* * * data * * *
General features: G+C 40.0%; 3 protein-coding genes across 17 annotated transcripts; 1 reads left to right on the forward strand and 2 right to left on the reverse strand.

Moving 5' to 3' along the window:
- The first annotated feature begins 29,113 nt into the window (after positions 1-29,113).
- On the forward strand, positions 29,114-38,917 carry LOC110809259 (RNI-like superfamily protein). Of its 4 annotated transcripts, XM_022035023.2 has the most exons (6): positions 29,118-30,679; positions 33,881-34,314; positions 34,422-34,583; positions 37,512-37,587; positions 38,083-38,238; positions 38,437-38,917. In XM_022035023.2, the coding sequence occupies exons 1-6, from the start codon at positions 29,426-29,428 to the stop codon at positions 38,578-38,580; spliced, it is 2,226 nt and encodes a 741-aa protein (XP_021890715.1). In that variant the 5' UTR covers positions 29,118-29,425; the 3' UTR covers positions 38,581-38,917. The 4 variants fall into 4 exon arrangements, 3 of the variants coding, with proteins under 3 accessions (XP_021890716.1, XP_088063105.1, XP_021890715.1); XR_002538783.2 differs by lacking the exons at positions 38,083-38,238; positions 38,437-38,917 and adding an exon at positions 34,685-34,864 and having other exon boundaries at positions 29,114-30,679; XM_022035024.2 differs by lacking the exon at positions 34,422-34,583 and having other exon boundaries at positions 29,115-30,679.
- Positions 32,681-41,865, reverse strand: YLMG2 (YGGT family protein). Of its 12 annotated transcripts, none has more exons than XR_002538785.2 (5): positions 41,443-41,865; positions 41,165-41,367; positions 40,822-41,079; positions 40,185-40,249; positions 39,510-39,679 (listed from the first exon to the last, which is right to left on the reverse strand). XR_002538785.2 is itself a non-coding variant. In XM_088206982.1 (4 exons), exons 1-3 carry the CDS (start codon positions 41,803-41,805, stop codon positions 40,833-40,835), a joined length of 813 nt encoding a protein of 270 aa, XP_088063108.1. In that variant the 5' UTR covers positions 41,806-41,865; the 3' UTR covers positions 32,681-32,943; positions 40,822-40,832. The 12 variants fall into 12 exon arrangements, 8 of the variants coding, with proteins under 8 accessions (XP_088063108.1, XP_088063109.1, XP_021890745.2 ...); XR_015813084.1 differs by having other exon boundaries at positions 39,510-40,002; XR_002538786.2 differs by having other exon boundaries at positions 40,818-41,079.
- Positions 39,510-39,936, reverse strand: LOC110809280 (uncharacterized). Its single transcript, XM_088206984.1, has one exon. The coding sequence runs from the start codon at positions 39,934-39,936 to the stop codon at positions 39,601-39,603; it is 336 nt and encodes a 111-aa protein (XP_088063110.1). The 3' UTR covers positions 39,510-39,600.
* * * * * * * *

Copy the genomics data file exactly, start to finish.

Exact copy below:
General features: G+C 40.0%; 3 protein-coding genes across 17 annotated transcripts; 1 reads left to right on the forward strand and 2 right to left on the reverse strand.

Moving 5' to 3' along the window:
- The first annotated feature begins 29,113 nt into the window (after positions 1-29,113).
- On the forward strand, positions 29,114-38,917 carry LOC110809259 (RNI-like superfamily protein). Of its 4 annotated transcripts, XM_022035023.2 has the most exons (6): positions 29,118-30,679; positions 33,881-34,314; positions 34,422-34,583; positions 37,512-37,587; positions 38,083-38,238; positions 38,437-38,917. In XM_022035023.2, the coding sequence occupies exons 1-6, from the start codon at positions 29,426-29,428 to the stop codon at positions 38,578-38,580; spliced, it is 2,226 nt and encodes a 741-aa protein (XP_021890715.1). In that variant the 5' UTR covers positions 29,118-29,425; the 3' UTR covers positions 38,581-38,917. The 4 variants fall into 4 exon arrangements, 3 of the variants coding, with proteins under 3 accessions (XP_021890716.1, XP_088063105.1, XP_021890715.1); XR_002538783.2 differs by lacking the exons at positions 38,083-38,238; positions 38,437-38,917 and adding an exon at positions 34,685-34,864 and having other exon boundaries at positions 29,114-30,679; XM_022035024.2 differs by lacking the exon at positions 34,422-34,583 and having other exon boundaries at positions 29,115-30,679.
- Positions 32,681-41,865, reverse strand: YLMG2 (YGGT family protein). Of its 12 annotated transcripts, none has more exons than XR_002538785.2 (5): positions 41,443-41,865; positions 41,165-41,367; positions 40,822-41,079; positions 40,185-40,249; positions 39,510-39,679 (listed from the first exon to the last, which is right to left on the reverse strand). XR_002538785.2 is itself a non-coding variant. In XM_088206982.1 (4 exons), exons 1-3 carry the CDS (start codon positions 41,803-41,805, stop codon positions 40,833-40,835), a joined length of 813 nt encoding a protein of 270 aa, XP_088063108.1. In that variant the 5' UTR covers positions 41,806-41,865; the 3' UTR covers positions 32,681-32,943; positions 40,822-40,832. The 12 variants fall into 12 exon arrangements, 8 of the variants coding, with proteins under 8 accessions (XP_088063108.1, XP_088063109.1, XP_021890745.2 ...); XR_015813084.1 differs by having other exon boundaries at positions 39,510-40,002; XR_002538786.2 differs by having other exon boundaries at positions 40,818-41,079.
- Positions 39,510-39,936, reverse strand: LOC110809280 (uncharacterized). Its single transcript, XM_088206984.1, has one exon. The coding sequence runs from the start codon at positions 39,934-39,936 to the stop codon at positions 39,601-39,603; it is 336 nt and encodes a 111-aa protein (XP_088063110.1). The 3' UTR covers positions 39,510-39,600.